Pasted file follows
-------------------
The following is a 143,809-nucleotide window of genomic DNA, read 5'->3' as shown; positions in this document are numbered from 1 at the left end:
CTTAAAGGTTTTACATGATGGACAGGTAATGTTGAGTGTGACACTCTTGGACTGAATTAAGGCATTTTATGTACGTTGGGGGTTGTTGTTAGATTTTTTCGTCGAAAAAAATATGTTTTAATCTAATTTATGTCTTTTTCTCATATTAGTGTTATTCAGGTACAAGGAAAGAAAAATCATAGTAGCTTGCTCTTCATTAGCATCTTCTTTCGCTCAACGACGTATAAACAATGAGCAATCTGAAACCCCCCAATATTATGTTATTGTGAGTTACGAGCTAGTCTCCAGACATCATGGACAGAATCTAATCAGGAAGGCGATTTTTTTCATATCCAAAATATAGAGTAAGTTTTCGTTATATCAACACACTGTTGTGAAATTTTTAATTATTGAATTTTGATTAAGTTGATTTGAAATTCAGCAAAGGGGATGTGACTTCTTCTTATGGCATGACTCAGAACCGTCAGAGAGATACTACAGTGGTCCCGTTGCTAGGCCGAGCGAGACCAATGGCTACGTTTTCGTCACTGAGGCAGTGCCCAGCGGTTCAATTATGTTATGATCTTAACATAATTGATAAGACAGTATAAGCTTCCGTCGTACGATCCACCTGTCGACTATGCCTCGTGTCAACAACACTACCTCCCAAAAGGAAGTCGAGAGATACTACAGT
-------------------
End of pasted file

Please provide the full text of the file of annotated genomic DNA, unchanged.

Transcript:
The following is a 143,809-nucleotide window of genomic DNA, read 5'->3' as shown; positions in this document are numbered from 1 at the left end:
CTTAAAGGTTTTACATGATGGACAGGTAATGTTGAGTGTGACACTCTTGGACTGAATTAAGGCATTTTATGTACGTTGGGGGTTGTTGTTAGATTTTTTCGTCGAAAAAAATATGTTTTAATCTAATTTATGTCTTTTTCTCATATTAGTGTTATTCAGGTACAAGGAAAGAAAAATCATAGTAGCTTGCTCTTCATTAGCATCTTCTTTCGCTCAACGACGTATAAACAATGAGCAATCTGAAACCCCCCAATATTATGTTATTGTGAGTTACGAGCTAGTCTCCAGACATCATGGACAGAATCTAATCAGGAAGGCGATTTTTTTCATATCCAAAATATAGAGTAAGTTTTCGTTATATCAACACACTGTTGTGAAATTTTTAATTATTGAATTTTGATTAAGTTGATTTGAAATTCAGCAAAGGGGATGTGACTTCTTCTTATGGCATGACTCAGAACCGTCAGAGAGATACTACAGTGGTCCCGTTGCTAGGCCGAGCGAGACCAATGGCTACGTTTTCGTCACTGAGGCAGTGCCCAGCGGTTCAATTATGTTATGATCTTAACATAATTGATAAGACAGTATAAGCTTCCGTCGTACGATCCACCTGTCGACTATGCCTCGTGTCAACAACACTACCTCCCAAAAGGAAGTCGAGAGATACTACAGT